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By James Ashenhurst

Ephedrine and Pseudoephedrine

Last updated: March 27th, 2019

These molecules make the news quite a bit.


Some questions to think about:

  • What’s the (R),(S) designation for the stereocenters of ephedrine and pseudoephedrine, as drawn?
  • What’s best way to describe the relationship between these two compounds? Enantiomers? Diastereomers?
  • Let’s say you removed the hydroxyl groups of ephedrine and pseudoephedrine and replaced them with hydrogen. Would the two compounds be enantiomers, diastereomers, or the same?

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Comment section

9 thoughts on “Ephedrine and Pseudoephedrine

  1. Hmmm. I’m thinking they’re not enantiomers — my memory is that every stereo center would need to be flipped. My orgo skills are rusty but my guess is (R,R) for ephedrine and (S, R) or pseudoephedrine (but I can remember where i’d start numbering carbons so maybe that’s flipped).

    I say they’re disasteriomers and they’d be the same compound if you replaced the hydroxyl groups with hydrogen.

  2. right on all counts! [EDIT] – Whoops. actually ephedrine is (S,R) and pseudoephedrine is (S,S). They are diastereomers though.

    especially the last one… meth makers are equally happy to obtain ephedrine or psuedoephedrine, since removal of the oxygen converts either one to methamphetamine.

      1. not incorrect…. they are diastereomers…but there is no flipping of anything…as james said, you end up with the same molecule when the hydroxyls are replaced by hydrogen.

        1. I get just as Ryan, R,S for Ephedrine and S,S for pseudoephedrine.

          Can you explain me what is wrong in my way of thinking? My reasoning is the following Ephedrine is 2-(methylamino)-1-phenylpropan-1-ol and the first carbon is 1R because the priority is 1) -OH; 2) -CNR; 3) -phenyl and the second carbon is 2S because the priority is 1) -NR; 2) -CHOHC6H5; 3) -CH3.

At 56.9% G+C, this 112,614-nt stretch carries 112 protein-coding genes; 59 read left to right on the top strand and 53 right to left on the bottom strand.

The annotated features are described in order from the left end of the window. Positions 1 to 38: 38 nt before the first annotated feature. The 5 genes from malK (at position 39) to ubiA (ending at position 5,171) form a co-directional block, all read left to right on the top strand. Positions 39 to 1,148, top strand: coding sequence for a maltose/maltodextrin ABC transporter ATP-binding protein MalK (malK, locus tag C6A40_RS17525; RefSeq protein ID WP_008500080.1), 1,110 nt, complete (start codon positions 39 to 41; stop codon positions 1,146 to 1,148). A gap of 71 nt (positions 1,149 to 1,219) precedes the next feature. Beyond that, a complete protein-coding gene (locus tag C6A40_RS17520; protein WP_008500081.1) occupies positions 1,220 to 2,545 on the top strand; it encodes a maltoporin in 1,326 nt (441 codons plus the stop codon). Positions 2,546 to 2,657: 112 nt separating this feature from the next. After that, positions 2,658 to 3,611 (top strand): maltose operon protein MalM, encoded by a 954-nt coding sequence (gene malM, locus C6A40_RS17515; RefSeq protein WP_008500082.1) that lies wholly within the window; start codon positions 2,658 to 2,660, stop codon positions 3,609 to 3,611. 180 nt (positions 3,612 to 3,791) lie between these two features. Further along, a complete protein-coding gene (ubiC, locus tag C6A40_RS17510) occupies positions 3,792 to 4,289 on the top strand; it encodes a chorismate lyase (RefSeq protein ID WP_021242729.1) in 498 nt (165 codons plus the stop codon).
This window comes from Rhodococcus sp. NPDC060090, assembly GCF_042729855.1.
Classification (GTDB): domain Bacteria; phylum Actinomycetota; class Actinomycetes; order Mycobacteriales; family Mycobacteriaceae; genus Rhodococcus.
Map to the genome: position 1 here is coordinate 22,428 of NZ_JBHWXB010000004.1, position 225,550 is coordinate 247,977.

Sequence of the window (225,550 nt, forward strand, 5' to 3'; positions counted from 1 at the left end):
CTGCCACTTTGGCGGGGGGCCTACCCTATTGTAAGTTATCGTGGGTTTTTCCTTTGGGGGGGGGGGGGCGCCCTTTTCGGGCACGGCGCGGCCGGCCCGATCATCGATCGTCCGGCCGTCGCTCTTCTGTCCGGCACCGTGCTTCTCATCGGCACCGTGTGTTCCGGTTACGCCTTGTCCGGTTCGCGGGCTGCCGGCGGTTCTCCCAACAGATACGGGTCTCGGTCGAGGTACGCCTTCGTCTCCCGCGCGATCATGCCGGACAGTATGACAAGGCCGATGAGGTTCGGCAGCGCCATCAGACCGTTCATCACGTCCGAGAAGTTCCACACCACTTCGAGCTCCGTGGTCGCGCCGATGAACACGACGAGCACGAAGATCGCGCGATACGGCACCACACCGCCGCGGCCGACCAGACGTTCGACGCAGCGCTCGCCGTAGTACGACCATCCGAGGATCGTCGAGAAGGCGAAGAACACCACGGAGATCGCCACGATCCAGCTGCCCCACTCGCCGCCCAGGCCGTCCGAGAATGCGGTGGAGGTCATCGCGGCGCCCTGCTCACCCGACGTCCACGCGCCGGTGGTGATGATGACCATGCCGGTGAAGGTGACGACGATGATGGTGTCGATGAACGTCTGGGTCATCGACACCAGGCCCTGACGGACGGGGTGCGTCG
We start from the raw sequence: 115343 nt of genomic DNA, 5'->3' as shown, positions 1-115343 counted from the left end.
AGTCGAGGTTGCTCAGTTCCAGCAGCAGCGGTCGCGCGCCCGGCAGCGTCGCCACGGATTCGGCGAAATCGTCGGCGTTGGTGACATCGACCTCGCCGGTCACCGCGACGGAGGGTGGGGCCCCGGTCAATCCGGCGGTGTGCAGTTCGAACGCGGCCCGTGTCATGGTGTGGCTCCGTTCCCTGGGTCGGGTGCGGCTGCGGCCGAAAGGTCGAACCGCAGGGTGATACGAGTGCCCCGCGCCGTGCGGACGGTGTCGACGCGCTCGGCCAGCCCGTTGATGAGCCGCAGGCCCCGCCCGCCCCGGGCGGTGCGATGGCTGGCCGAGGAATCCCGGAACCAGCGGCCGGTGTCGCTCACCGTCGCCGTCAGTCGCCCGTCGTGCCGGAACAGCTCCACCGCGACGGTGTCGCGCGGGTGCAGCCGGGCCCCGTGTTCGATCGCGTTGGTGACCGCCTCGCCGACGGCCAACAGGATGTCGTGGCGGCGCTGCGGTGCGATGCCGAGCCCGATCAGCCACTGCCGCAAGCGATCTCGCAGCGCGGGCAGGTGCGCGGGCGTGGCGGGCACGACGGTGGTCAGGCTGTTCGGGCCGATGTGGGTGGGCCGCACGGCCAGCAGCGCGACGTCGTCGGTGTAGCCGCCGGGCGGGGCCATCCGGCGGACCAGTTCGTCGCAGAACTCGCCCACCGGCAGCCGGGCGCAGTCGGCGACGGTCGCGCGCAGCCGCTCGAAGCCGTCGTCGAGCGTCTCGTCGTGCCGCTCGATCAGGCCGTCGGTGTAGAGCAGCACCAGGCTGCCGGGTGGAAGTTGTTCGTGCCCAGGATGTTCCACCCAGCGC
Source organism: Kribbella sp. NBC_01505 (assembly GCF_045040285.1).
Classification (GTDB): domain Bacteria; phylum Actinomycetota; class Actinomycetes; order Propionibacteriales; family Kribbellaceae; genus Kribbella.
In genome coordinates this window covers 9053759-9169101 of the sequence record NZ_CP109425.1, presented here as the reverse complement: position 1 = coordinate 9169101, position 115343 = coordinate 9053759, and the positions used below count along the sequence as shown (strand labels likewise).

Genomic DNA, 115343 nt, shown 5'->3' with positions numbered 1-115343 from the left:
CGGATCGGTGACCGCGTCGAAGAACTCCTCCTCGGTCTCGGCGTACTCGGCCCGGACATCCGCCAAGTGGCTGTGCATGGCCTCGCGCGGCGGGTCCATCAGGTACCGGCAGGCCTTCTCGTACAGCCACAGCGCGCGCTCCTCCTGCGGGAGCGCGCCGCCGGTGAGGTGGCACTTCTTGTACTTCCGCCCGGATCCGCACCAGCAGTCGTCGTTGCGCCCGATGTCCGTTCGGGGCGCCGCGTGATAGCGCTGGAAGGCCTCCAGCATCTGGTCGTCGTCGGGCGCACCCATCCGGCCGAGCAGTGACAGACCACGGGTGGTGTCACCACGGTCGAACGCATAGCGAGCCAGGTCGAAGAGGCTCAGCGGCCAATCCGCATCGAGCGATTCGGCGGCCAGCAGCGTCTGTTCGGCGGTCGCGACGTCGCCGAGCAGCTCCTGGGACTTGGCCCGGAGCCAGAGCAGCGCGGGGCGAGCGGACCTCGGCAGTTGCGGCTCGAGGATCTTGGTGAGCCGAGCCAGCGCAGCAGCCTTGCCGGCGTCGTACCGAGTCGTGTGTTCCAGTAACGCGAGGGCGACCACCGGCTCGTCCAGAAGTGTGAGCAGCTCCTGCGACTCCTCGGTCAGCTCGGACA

1. For the images above I get 1R, 2S and 1S, 2S. But there are two configurations missing. Ephedrine has two enantiomers, 1R,2S and 1S,2R and pseudoephedrine has two, 1S,2S and 1R,2R. But most meth cooks are only interested in the -2S- versions, as they result in dextro-methamphetamine. Levo-methamphetamine (2R versions) is not desired on the street and is actually available as an over the counter decongestant in the USA.

  3. Perhaps this is a dumb question. But after looking at those two molecules, they look EXACTLY the same. Except that one OH is angled differently that the other. Will there be any difference in molecular properties because of this?

    1. I think only in the rotation of polarized light. But I do remember reading something about each pair of enantiomers having slightly different melting points. I assumed it was human error.

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